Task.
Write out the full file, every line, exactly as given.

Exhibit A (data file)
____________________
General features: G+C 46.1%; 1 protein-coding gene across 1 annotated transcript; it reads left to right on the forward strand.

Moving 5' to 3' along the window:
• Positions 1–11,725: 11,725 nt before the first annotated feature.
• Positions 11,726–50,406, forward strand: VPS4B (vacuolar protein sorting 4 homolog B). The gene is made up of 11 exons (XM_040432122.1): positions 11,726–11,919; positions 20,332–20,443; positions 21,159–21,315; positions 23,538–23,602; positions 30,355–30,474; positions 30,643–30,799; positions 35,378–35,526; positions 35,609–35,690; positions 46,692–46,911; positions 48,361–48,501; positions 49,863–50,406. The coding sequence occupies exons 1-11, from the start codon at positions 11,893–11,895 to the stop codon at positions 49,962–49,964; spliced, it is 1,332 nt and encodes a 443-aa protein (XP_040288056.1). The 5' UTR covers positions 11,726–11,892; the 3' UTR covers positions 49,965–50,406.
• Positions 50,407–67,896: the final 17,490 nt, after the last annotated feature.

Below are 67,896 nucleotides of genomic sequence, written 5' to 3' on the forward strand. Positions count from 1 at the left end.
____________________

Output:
General features: G+C 46.1%; 1 protein-coding gene across 1 annotated transcript; it reads left to right on the forward strand.

Moving 5' to 3' along the window:
• Positions 1–11,725: 11,725 nt before the first annotated feature.
• Positions 11,726–50,406, forward strand: VPS4B (vacuolar protein sorting 4 homolog B). The gene is made up of 11 exons (XM_040432122.1): positions 11,726–11,919; positions 20,332–20,443; positions 21,159–21,315; positions 23,538–23,602; positions 30,355–30,474; positions 30,643–30,799; positions 35,378–35,526; positions 35,609–35,690; positions 46,692–46,911; positions 48,361–48,501; positions 49,863–50,406. The coding sequence occupies exons 1-11, from the start codon at positions 11,893–11,895 to the stop codon at positions 49,962–49,964; spliced, it is 1,332 nt and encodes a 443-aa protein (XP_040288056.1). The 5' UTR covers positions 11,726–11,892; the 3' UTR covers positions 49,965–50,406.
• Positions 50,407–67,896: the final 17,490 nt, after the last annotated feature.

Below are 67,896 nucleotides of genomic sequence, written 5' to 3' on the forward strand. Positions count from 1 at the left end.